You’re reading that headline and thinking, “WHO CARES?” But that’s Romney’s point. Who the hell pays attention to endorsements? They almost never matter. Mitt endorsing or not endorsing Trump won’t change a single vote in a country of 300 million people. Literally no one will care.
Except one person. And the fact that he cares means his fans will be forced to sort of care too, no?
Anyway, enjoy this as the closest Willard Mitt Romney will ever get to trolling someone:
“I don’t think endorsements are worth a thimble of spit,” the Republican former presidential candidate told reporters during an annual gathering of political leaders, wealthy donors and powerful businesspeople in the Utah ski-resort town of Park City. “I wouldn’t be surprised if I stay out of the endorsements.”
Romney wrote in the name of his wife, Ann, on his 2016 ballot and said Tuesday, “I still think she’s doing a fine job.”
Jake Tapper asked him last month about endorsing Trump as well. Romney dodged, adding:
“I think he could substantially improve his game when it comes to helping shape the character of the country,” Romney said, reiterating his pledge to speak up when he disagrees with Trump.
He also pointed out that he believes “young people as well as people around the world look at the president of the United States and say, ‘Does he exhibit the kind of qualities that we would want to emulate?'”
I’m guessing whether he endorses depends on who Trump’s opponent is. The more the Democratic nominee’s politics lend themselves to a “Flight 93 election” argument, the more pressure Romney will face to be a team player. If it’s Biden, with Dems offering the same ol’ Clintonesque center-left oatmeal, maybe Mitt sits out like he did in 2016. If it’s Bernie, with the GOP mobilizing to hold off the rising tide of socialism, possibly Romney throws in with Trump as the lesser evil.
I said up top that endorsements almost never matter but I should stress the “almost” part. I can think of several endorsements that mattered to presidential elections I’ve covered at HA. Chris Christie’s endorsement of Trump in 2016 kind of mattered, I’d argue, because it semi-officially signaled that Trump was a serious threat to win the nomination. Christie was the first big-name establishmentarian to get behind him, and establishmentarians tend not to waste their endorsements on fringey characters who can’t win. His support lent Trump a sense of legitimacy that he didn’t have before; suddenly the game-show host was the choice of the twice-elected governor of New Jersey. In retrospect it was the very first sign of Trump’s eventual total domination of the party.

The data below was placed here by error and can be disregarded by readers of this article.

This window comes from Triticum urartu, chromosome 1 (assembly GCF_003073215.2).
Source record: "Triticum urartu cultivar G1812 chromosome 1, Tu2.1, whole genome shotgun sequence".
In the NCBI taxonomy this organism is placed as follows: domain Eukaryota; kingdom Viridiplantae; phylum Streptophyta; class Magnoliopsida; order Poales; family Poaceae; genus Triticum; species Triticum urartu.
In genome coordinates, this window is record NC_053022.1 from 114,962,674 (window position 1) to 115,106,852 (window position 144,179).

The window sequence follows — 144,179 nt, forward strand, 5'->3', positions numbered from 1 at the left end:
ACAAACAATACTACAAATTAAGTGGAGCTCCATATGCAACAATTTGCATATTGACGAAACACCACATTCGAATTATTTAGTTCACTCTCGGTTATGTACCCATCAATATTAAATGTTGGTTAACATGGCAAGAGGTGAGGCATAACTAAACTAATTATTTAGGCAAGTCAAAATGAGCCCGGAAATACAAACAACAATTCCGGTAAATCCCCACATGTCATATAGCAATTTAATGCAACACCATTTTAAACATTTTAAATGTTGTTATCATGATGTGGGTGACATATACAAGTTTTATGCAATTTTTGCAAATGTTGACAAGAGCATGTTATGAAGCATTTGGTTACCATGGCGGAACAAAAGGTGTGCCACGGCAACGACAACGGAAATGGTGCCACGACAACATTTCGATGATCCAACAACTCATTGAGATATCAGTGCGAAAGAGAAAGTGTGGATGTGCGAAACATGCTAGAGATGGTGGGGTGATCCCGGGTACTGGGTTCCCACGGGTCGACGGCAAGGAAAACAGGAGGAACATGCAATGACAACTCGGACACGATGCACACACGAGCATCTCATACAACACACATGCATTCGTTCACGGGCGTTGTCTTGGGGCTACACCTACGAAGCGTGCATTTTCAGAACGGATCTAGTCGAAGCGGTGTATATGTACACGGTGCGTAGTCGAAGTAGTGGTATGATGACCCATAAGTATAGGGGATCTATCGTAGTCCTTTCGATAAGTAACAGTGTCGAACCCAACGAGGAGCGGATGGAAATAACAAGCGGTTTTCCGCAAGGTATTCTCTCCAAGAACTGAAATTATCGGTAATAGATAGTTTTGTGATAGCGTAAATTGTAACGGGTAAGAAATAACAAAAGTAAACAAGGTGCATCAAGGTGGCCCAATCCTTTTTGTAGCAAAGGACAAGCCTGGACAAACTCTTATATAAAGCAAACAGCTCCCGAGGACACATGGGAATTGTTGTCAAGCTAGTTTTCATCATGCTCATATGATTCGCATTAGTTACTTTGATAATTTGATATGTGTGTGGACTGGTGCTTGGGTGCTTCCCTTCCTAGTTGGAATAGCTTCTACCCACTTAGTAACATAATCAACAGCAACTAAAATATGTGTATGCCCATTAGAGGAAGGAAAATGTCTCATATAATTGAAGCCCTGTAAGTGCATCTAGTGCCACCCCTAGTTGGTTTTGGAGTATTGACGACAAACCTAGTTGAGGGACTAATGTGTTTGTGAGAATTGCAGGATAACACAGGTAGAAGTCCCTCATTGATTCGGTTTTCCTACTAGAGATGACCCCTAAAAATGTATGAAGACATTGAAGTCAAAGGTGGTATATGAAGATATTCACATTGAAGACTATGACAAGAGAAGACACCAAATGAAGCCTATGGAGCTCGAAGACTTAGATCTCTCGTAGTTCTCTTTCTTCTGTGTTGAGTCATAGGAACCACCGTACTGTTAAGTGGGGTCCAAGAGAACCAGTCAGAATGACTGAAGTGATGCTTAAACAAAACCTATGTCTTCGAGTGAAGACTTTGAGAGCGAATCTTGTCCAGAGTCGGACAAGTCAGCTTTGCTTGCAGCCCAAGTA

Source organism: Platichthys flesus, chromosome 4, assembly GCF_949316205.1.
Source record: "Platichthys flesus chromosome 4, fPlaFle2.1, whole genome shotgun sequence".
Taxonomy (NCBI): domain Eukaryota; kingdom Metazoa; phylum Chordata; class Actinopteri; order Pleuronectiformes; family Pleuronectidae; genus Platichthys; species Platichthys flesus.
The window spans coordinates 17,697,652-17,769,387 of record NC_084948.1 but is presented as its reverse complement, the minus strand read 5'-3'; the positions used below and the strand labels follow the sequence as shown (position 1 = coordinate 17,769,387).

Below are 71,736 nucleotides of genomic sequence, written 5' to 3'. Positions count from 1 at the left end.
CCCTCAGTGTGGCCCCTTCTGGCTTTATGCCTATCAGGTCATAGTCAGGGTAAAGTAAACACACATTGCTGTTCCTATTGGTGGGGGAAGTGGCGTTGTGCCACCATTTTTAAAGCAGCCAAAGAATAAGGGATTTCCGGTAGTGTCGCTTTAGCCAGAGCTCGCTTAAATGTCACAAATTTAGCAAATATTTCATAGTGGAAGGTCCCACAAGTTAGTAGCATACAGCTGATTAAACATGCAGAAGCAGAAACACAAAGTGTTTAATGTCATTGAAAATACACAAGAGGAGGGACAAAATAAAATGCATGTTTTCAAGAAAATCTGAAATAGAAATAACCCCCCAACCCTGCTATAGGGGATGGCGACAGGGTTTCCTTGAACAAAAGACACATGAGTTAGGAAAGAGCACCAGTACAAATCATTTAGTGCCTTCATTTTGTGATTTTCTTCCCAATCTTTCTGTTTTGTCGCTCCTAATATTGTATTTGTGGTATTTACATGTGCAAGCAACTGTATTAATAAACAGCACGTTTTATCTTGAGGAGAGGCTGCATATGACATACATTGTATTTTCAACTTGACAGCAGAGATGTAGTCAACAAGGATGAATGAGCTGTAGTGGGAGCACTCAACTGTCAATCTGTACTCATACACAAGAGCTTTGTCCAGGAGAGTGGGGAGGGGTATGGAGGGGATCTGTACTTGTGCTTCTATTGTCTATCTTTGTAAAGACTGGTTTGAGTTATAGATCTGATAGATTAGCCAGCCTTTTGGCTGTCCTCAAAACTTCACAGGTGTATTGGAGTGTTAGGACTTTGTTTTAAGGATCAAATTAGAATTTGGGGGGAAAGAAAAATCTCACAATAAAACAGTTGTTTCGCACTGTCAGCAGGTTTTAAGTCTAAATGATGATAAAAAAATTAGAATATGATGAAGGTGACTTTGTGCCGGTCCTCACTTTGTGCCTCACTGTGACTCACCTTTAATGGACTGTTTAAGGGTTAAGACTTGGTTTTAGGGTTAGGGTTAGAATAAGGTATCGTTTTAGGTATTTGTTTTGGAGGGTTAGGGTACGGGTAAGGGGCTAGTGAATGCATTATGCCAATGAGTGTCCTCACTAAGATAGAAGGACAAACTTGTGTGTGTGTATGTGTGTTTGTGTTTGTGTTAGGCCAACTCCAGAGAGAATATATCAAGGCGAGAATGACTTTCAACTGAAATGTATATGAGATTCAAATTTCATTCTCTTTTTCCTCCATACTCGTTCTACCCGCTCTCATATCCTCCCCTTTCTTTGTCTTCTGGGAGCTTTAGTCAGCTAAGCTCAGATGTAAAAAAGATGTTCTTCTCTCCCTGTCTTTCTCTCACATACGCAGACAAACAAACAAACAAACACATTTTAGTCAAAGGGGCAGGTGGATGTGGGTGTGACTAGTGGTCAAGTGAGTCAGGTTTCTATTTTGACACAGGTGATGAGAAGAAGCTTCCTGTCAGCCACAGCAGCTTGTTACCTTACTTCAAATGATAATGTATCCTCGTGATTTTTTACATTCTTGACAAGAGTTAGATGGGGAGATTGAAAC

Christie’s endorsement influenced the media coverage and conventional wisdom more so than it influenced voter opinion, I suspect, but I can think of endorsements that influenced voter opinion too. In 2008, both Ted Kennedy and Oprah almost certainly drove some Democratic primary voters towards Obama. Remember the narrative of that race: Hillary was the establishment choice, the next in line, world famous, whereas Obama was the young exciting longshot with a pipe dream about becoming the first black president. Hillary led big early, even among black Democrats, due to the perception that Obama had no chance. The more that perception changed, the more it snowballed: As Obama rose in the polls and drew some prominent endorsements, voters who liked him but were skeptical of his chances began to believe and switched to him from Hillary. Oprah endorsed him a few weeks before the Iowa caucuses; Kennedy endorsed him a few weeks after. Having two living legends in their respective fields back him was all he needed to prove that he was for real. He never looked back.
All of which is to say, whether it’s Christie endorsing Trump or Oprah and Teddy endorsing Obama, endorsements can matter by injecting mainstream credibility into a dark-horse “outsider” candidate’s campaign. But in the case of Romney and Trump, where one’s a sitting president who enjoys something like 94 percent approval within his party? Nah. Doesn’t matter even a little bit.
I’ll leave you with this clip recorded a billion trillion years ago in an alternate universe. In hindsight, this was an early display of Trump’s political acumen. Romney palpably didn’t care about Trump’s endorsement or even want it, given that his chief influence within the GOP at the time was as the country’s most outspoken Birther, but he knew that Trump would attack him relentlessly in interviews and on Twitter if he insulted Trump by rejecting his support. So he took the path of least resistance by showing up and accepting it, reluctantly, to spare himself a headache. I think he’s been trying to atone ever since. Oh, and by the way: If you’re still thinking “WHO CARES?” about Romney’s non-endorsement, click here and keep scrolling. Some people sure do seem to.